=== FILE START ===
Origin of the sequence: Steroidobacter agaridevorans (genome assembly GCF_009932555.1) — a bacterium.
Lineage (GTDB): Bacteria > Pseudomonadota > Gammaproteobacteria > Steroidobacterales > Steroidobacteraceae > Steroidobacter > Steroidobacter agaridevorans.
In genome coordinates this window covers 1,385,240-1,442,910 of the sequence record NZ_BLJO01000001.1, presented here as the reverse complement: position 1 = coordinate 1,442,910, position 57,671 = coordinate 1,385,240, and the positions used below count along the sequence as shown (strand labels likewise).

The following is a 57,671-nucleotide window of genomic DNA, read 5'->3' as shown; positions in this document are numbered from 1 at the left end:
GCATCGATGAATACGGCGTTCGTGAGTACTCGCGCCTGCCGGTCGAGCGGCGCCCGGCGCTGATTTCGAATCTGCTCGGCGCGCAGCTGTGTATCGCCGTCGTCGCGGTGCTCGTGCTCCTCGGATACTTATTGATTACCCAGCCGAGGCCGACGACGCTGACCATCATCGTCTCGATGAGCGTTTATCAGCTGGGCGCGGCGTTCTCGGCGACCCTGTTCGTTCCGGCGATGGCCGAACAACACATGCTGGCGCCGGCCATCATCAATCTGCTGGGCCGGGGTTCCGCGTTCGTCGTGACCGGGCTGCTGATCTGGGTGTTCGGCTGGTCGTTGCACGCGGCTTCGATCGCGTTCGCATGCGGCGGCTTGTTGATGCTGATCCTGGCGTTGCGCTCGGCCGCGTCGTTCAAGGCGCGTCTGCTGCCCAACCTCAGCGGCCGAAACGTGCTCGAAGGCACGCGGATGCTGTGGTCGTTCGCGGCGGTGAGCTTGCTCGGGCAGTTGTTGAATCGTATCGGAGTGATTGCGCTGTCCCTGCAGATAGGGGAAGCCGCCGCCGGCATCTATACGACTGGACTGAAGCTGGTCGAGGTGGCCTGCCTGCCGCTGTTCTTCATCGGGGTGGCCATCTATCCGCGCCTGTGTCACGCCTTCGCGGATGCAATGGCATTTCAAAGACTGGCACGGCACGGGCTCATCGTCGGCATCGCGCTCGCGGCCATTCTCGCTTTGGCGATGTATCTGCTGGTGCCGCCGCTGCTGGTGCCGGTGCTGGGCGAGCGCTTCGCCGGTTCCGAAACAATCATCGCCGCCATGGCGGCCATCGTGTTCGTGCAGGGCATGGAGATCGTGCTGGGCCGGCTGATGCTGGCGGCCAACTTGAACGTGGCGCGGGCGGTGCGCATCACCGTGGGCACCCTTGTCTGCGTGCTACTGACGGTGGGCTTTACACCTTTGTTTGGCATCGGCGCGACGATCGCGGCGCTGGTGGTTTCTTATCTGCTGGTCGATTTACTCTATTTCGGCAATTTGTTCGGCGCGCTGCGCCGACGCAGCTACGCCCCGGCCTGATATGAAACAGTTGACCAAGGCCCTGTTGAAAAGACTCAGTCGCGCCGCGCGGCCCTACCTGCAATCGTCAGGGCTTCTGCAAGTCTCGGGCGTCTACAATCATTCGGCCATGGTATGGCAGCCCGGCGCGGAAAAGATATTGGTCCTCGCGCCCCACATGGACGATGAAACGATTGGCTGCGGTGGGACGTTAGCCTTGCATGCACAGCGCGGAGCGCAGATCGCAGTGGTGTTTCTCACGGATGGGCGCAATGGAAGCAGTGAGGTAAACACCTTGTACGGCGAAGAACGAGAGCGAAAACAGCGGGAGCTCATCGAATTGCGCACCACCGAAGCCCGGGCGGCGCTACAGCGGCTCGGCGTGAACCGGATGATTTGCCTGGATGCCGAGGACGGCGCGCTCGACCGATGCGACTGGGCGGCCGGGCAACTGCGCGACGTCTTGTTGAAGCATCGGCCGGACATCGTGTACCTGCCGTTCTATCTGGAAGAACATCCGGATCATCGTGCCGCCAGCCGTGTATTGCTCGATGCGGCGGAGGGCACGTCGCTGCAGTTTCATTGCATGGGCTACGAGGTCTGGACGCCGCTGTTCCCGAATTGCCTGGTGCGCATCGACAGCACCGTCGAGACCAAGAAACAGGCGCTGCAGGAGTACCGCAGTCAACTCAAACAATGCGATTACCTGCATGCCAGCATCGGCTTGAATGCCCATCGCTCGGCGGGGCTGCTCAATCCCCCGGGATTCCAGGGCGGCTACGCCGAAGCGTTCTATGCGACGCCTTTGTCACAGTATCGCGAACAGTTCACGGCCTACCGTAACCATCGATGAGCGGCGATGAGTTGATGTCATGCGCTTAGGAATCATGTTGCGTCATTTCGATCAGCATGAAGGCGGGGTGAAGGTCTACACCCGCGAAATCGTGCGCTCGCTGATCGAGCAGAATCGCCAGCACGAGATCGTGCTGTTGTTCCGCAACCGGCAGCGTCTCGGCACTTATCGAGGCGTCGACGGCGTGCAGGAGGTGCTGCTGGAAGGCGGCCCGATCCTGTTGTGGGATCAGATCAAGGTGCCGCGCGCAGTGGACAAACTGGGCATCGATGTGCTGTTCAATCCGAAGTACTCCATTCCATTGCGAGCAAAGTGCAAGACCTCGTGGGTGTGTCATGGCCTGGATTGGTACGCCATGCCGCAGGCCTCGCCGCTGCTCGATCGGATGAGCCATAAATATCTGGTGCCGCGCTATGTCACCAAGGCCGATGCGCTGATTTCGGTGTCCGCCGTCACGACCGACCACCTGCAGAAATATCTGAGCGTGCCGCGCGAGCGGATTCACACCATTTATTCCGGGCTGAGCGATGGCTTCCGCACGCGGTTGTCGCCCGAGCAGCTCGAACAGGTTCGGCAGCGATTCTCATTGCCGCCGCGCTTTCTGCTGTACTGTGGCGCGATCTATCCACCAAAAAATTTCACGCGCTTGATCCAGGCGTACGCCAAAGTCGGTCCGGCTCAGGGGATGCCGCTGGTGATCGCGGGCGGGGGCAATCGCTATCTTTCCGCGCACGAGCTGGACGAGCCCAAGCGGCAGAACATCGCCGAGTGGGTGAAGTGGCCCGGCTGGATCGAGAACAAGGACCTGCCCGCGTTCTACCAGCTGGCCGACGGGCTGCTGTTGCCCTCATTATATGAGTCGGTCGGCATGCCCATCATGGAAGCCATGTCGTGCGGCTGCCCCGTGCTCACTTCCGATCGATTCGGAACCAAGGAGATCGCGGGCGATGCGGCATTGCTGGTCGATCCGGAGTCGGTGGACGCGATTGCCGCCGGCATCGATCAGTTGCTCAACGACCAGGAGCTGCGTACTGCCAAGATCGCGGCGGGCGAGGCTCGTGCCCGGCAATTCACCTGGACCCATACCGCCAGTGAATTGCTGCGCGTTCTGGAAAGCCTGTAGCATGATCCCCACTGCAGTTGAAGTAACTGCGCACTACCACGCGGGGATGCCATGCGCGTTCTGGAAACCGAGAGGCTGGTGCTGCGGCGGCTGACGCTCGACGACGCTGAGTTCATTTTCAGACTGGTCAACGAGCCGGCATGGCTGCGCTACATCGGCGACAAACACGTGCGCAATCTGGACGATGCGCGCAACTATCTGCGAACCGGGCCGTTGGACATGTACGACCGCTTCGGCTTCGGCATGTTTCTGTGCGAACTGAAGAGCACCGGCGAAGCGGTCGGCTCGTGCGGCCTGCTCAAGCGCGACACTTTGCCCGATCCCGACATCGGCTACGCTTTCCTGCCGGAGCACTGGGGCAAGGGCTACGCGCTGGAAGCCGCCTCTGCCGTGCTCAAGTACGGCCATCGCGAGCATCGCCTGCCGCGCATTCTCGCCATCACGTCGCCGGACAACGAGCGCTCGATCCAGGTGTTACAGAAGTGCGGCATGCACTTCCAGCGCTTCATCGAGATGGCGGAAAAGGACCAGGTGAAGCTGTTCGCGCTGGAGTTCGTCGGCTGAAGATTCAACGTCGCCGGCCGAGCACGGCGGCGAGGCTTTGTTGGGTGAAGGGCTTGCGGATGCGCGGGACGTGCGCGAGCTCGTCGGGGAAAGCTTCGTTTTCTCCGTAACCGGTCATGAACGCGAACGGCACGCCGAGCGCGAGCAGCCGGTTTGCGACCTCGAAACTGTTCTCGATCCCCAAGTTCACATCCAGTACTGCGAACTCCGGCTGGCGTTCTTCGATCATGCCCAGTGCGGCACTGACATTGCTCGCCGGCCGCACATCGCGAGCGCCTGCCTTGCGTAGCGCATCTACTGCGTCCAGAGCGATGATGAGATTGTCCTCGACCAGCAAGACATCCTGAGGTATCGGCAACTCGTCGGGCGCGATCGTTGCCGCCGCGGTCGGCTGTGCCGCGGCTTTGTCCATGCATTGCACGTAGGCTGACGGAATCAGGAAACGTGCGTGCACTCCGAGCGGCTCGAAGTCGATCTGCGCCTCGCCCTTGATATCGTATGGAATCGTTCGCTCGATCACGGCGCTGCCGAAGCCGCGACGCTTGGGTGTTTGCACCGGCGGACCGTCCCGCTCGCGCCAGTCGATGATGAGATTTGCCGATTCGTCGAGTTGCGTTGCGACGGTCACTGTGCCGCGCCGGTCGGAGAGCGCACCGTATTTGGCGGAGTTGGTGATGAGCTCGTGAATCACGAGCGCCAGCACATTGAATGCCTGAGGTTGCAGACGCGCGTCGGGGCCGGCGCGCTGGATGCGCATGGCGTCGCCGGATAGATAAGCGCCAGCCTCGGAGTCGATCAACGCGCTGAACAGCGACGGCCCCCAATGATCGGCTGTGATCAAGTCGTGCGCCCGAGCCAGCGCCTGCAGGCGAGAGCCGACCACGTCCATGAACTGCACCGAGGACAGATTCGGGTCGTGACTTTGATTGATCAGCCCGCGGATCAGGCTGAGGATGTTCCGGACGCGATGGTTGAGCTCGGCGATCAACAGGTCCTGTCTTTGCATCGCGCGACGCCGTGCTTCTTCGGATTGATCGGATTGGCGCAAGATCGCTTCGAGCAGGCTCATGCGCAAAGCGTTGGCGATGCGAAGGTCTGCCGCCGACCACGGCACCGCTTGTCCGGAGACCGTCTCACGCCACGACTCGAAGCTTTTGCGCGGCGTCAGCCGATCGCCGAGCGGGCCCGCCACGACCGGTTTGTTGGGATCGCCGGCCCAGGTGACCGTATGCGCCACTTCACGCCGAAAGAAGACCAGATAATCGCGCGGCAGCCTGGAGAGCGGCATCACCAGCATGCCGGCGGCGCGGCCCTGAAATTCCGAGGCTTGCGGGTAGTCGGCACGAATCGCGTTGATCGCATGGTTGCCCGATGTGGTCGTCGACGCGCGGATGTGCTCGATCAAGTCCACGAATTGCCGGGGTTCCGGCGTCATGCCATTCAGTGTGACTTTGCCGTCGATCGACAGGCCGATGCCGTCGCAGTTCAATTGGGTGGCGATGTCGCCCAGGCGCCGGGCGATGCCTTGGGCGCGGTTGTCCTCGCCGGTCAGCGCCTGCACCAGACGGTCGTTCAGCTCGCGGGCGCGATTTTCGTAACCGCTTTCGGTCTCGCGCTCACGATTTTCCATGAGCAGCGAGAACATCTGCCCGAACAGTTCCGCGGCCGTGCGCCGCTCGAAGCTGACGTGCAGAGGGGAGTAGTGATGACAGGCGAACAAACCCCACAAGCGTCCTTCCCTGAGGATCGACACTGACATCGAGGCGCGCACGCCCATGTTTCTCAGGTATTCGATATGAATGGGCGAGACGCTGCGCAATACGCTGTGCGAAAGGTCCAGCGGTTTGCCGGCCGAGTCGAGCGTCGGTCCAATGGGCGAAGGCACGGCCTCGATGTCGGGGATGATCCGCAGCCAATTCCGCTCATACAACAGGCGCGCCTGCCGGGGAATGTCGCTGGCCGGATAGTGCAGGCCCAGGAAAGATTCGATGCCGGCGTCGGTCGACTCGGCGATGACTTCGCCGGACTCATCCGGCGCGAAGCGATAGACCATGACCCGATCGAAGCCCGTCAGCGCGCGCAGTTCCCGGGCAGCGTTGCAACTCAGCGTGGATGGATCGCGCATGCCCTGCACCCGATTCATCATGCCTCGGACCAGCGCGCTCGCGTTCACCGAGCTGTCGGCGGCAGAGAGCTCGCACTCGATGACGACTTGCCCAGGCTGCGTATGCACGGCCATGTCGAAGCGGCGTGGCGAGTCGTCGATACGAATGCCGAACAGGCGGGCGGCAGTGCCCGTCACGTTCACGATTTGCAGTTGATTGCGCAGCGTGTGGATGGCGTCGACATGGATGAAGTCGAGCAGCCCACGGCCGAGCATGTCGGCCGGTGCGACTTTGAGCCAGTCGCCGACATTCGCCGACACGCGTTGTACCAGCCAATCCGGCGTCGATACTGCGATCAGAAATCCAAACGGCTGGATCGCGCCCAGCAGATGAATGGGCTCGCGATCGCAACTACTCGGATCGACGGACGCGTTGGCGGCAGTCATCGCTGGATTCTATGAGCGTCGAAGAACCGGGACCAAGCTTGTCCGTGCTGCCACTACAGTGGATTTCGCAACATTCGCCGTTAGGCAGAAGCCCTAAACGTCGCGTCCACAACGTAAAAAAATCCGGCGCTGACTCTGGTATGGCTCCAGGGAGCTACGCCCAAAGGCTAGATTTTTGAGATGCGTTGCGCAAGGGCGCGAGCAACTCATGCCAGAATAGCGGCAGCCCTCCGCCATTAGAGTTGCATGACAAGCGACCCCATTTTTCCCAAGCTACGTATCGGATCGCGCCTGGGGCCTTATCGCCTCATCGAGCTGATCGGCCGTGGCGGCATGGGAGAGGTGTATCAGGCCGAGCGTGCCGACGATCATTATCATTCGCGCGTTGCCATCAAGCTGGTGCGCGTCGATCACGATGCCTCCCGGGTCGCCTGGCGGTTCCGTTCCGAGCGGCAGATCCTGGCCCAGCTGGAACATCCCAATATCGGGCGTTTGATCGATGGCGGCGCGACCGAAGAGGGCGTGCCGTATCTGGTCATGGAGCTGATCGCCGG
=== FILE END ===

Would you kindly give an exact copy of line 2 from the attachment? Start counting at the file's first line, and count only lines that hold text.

Lineage (GTDB): Bacteria > Pseudomonadota > Gammaproteobacteria > Steroidobacterales > Steroidobacteraceae > Steroidobacter > Steroidobacter agaridevorans.